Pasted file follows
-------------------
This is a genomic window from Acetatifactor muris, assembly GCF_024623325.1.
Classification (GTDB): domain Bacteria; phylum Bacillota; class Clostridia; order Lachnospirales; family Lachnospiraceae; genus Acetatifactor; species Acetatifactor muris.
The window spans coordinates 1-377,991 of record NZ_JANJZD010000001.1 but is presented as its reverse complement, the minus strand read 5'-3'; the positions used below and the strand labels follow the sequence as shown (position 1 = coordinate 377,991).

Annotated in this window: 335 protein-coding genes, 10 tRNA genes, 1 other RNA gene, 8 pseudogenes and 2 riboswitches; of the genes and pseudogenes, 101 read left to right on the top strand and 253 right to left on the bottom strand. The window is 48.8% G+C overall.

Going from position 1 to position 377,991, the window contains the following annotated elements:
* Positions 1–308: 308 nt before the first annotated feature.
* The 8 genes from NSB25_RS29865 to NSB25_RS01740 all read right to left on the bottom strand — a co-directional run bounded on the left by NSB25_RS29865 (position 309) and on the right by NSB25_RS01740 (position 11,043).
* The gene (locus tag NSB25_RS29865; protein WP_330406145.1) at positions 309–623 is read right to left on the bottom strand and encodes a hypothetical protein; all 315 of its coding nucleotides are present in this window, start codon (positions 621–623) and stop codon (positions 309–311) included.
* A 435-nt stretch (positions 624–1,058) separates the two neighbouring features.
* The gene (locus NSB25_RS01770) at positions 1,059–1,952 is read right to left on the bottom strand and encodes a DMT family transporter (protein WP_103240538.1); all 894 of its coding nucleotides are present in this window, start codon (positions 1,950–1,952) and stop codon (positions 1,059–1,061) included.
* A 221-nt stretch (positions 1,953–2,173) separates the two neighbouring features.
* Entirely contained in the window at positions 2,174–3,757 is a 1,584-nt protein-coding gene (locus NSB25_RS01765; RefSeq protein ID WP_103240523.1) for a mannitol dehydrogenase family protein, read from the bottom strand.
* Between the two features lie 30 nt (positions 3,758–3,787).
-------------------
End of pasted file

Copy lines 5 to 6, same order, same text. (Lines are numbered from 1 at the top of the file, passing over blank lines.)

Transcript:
Going from position 1 to position 377,991, the window contains the following annotated elements:
* Positions 1–308: 308 nt before the first annotated feature.